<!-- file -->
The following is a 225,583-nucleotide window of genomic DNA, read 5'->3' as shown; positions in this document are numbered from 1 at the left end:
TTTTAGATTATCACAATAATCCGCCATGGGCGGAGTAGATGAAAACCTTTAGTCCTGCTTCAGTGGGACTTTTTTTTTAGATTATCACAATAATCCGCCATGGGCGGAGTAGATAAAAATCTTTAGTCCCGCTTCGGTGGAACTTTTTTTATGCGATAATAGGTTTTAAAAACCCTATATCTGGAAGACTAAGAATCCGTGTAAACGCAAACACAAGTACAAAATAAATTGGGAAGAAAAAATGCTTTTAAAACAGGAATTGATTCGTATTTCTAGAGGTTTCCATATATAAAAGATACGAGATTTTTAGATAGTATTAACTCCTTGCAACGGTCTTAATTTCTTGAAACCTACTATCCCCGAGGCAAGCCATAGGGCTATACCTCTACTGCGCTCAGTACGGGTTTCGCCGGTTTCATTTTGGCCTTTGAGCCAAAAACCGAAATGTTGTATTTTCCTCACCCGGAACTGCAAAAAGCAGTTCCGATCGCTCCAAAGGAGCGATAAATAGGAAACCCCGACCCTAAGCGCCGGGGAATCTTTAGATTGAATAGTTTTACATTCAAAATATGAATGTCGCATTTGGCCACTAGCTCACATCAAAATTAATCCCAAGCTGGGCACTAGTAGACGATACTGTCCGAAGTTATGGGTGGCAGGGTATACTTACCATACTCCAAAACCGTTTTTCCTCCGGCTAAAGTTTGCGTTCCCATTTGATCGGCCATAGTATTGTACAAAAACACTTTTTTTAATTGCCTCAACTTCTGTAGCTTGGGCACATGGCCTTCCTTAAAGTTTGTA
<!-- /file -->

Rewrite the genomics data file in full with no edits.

The following is a 225,583-nucleotide window of genomic DNA, read 5'->3' as shown; positions in this document are numbered from 1 at the left end:
TTTTAGATTATCACAATAATCCGCCATGGGCGGAGTAGATGAAAACCTTTAGTCCTGCTTCAGTGGGACTTTTTTTTTAGATTATCACAATAATCCGCCATGGGCGGAGTAGATAAAAATCTTTAGTCCCGCTTCGGTGGAACTTTTTTTATGCGATAATAGGTTTTAAAAACCCTATATCTGGAAGACTAAGAATCCGTGTAAACGCAAACACAAGTACAAAATAAATTGGGAAGAAAAAATGCTTTTAAAACAGGAATTGATTCGTATTTCTAGAGGTTTCCATATATAAAAGATACGAGATTTTTAGATAGTATTAACTCCTTGCAACGGTCTTAATTTCTTGAAACCTACTATCCCCGAGGCAAGCCATAGGGCTATACCTCTACTGCGCTCAGTACGGGTTTCGCCGGTTTCATTTTGGCCTTTGAGCCAAAAACCGAAATGTTGTATTTTCCTCACCCGGAACTGCAAAAAGCAGTTCCGATCGCTCCAAAGGAGCGATAAATAGGAAACCCCGACCCTAAGCGCCGGGGAATCTTTAGATTGAATAGTTTTACATTCAAAATATGAATGTCGCATTTGGCCACTAGCTCACATCAAAATTAATCCCAAGCTGGGCACTAGTAGACGATACTGTCCGAAGTTATGGGTGGCAGGGTATACTTACCATACTCCAAAACCGTTTTTCCTCCGGCTAAAGTTTGCGTTCCCATTTGATCGGCCATAGTATTGTACAAAAACACTTTTTTTAATTGCCTCAACTTCTGTAGCTTGGGCACATGGCCTTCCTTAAAGTTTGTA